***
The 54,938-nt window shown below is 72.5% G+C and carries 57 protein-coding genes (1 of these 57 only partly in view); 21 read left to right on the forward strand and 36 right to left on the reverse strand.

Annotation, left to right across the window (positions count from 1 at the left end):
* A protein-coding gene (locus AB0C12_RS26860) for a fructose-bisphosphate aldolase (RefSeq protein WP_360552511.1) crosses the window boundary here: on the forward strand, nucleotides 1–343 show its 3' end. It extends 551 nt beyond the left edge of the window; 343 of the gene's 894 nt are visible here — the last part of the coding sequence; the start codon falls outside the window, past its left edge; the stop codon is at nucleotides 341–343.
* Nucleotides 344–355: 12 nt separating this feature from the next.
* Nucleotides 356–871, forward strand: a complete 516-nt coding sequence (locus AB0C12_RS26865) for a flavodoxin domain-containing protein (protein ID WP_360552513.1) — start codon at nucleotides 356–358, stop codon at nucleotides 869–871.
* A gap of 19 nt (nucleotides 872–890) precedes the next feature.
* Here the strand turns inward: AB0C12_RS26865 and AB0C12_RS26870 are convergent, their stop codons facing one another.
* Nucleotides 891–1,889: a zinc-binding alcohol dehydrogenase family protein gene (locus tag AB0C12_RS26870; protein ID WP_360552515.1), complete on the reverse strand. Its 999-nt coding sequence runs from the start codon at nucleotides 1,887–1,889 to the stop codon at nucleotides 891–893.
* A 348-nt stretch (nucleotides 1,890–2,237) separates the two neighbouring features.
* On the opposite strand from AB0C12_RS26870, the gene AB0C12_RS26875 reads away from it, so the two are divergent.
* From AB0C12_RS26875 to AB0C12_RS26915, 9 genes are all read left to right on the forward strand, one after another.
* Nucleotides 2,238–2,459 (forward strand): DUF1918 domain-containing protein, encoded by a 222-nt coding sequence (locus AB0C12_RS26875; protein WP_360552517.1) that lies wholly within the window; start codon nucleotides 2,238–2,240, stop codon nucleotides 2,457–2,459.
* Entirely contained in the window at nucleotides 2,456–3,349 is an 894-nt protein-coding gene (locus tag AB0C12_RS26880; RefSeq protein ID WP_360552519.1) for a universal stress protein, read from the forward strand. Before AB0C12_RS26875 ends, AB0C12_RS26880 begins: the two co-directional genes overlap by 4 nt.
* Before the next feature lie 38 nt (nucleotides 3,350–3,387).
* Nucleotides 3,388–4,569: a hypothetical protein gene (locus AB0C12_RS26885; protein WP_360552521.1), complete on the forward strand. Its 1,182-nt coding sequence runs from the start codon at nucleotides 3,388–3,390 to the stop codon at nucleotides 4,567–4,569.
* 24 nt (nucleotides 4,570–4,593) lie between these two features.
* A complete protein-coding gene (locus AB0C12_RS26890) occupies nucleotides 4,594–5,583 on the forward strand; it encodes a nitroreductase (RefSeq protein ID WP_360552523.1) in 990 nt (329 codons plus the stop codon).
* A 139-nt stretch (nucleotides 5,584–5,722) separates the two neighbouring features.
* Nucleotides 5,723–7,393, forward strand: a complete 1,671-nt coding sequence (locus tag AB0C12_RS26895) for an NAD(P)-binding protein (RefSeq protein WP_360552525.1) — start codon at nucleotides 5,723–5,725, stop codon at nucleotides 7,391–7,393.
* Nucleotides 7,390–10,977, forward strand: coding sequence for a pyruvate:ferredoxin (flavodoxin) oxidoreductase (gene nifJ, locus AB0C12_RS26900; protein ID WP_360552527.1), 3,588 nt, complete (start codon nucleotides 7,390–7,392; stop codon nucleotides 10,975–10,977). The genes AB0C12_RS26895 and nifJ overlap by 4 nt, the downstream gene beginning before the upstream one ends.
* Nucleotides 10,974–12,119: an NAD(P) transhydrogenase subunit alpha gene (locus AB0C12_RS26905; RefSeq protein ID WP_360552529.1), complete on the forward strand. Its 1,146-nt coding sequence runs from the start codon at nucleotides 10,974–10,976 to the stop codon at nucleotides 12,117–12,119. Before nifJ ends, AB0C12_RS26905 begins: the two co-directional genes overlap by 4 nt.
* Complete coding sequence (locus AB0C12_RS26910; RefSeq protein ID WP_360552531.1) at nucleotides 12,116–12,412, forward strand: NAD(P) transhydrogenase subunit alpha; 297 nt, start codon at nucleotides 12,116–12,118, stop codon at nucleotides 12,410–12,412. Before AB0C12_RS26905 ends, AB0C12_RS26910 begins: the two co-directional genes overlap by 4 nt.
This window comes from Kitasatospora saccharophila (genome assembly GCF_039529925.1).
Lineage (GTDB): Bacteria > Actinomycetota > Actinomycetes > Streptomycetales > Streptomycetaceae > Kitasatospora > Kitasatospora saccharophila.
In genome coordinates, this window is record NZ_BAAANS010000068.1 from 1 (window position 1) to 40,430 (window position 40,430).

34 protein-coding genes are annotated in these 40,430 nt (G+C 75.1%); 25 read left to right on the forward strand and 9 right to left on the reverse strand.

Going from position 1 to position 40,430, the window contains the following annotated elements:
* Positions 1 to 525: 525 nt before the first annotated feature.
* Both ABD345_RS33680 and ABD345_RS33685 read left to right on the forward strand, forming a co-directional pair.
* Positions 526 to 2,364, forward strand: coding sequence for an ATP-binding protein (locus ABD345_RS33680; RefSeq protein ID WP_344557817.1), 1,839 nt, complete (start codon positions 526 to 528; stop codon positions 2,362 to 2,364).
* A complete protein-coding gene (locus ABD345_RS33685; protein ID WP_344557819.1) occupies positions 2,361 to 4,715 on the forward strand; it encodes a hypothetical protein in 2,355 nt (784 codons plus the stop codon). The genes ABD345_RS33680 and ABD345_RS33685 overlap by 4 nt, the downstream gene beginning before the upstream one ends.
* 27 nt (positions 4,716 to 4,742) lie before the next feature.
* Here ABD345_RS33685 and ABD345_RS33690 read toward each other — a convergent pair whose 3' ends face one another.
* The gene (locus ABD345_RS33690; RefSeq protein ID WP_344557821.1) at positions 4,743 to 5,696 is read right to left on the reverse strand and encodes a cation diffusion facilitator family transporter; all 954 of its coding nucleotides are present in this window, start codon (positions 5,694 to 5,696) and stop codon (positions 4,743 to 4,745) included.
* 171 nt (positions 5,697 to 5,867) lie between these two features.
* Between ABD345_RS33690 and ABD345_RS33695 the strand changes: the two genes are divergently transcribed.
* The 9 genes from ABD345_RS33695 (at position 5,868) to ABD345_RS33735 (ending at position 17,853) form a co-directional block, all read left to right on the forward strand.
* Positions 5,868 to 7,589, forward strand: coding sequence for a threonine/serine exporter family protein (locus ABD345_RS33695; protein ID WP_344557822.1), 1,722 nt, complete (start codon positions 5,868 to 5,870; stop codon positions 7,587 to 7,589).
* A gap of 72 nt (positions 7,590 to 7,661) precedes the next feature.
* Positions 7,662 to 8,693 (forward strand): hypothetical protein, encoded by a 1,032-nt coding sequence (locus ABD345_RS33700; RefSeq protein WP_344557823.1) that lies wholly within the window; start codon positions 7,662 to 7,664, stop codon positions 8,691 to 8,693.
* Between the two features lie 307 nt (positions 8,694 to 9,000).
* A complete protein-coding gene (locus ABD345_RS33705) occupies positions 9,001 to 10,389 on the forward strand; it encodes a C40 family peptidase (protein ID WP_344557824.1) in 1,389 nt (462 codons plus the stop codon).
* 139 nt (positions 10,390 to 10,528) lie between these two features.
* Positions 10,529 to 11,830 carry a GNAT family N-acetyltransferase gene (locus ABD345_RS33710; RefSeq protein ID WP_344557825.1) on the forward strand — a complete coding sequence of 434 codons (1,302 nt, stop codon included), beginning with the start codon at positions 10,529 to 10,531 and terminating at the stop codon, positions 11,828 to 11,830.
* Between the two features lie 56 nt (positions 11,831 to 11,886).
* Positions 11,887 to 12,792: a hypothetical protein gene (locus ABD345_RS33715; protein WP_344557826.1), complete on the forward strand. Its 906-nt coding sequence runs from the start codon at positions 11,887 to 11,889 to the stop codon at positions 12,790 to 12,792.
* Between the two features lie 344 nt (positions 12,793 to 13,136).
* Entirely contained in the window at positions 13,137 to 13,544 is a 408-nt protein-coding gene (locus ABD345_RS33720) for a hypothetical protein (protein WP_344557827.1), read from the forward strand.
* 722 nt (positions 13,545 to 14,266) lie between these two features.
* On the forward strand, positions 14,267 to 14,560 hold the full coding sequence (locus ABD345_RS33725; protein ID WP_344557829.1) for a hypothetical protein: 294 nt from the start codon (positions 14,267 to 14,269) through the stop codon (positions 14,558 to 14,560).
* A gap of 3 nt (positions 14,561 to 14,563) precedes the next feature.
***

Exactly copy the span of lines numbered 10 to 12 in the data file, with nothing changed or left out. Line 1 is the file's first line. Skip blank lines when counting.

* On the opposite strand from AB0C12_RS26870, the gene AB0C12_RS26875 reads away from it, so the two are divergent.
* From AB0C12_RS26875 to AB0C12_RS26915, 9 genes are all read left to right on the forward strand, one after another.
* Nucleotides 2,238–2,459 (forward strand): DUF1918 domain-containing protein, encoded by a 222-nt coding sequence (locus AB0C12_RS26875; protein WP_360552517.1) that lies wholly within the window; start codon nucleotides 2,238–2,240, stop codon nucleotides 2,457–2,459.